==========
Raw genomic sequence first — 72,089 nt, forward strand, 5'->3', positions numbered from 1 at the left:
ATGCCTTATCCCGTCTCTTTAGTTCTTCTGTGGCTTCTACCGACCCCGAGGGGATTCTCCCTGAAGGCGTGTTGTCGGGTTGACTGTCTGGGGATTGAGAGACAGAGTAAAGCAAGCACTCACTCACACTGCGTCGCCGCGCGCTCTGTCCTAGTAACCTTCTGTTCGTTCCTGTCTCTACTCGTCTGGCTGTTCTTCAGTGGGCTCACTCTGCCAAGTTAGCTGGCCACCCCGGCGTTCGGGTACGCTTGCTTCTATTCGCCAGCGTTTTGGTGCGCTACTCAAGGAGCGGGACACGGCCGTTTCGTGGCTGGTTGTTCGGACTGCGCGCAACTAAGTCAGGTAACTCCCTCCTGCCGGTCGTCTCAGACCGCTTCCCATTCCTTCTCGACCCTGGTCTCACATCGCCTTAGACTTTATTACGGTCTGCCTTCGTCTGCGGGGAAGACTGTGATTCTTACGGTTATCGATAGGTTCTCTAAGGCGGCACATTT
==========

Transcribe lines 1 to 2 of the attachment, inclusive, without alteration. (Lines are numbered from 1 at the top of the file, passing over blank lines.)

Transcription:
Raw genomic sequence first — 72,089 nt, forward strand, 5'->3', positions numbered from 1 at the left:
ATGCCTTATCCCGTCTCTTTAGTTCTTCTGTGGCTTCTACCGACCCCGAGGGGATTCTCCCTGAAGGCGTGTTGTCGGGTTGACTGTCTGGGGATTGAGAGACAGAGTAAAGCAAGCACTCACTCACACTGCGTCGCCGCGCGCTCTGTCCTAGTAACCTTCTGTTCGTTCCTGTCTCTACTCGTCTGGCTGTTCTTCAGTGGGCTCACTCTGCCAAGTTAGCTGGCCACCCCGGCGTTCGGGTACGCTTGCTTCTATTCGCCAGCGTTTTGGTGCGCTACTCAAGGAGCGGGACACGGCCGTTTCGTGGCTGGTTGTTCGGACTGCGCGCAACTAAGTCAGGTAACTCCCTCCTGCCGGTCGTCTCAGACCGCTTCCCATTCCTTCTCGACCCTGGTCTCACATCGCCTTAGACTTTATTACGGTCTGCCTTCGTCTGCGGGGAAGACTGTGATTCTTACGGTTATCGATAGGTTCTCTAAGGCGGCACATTT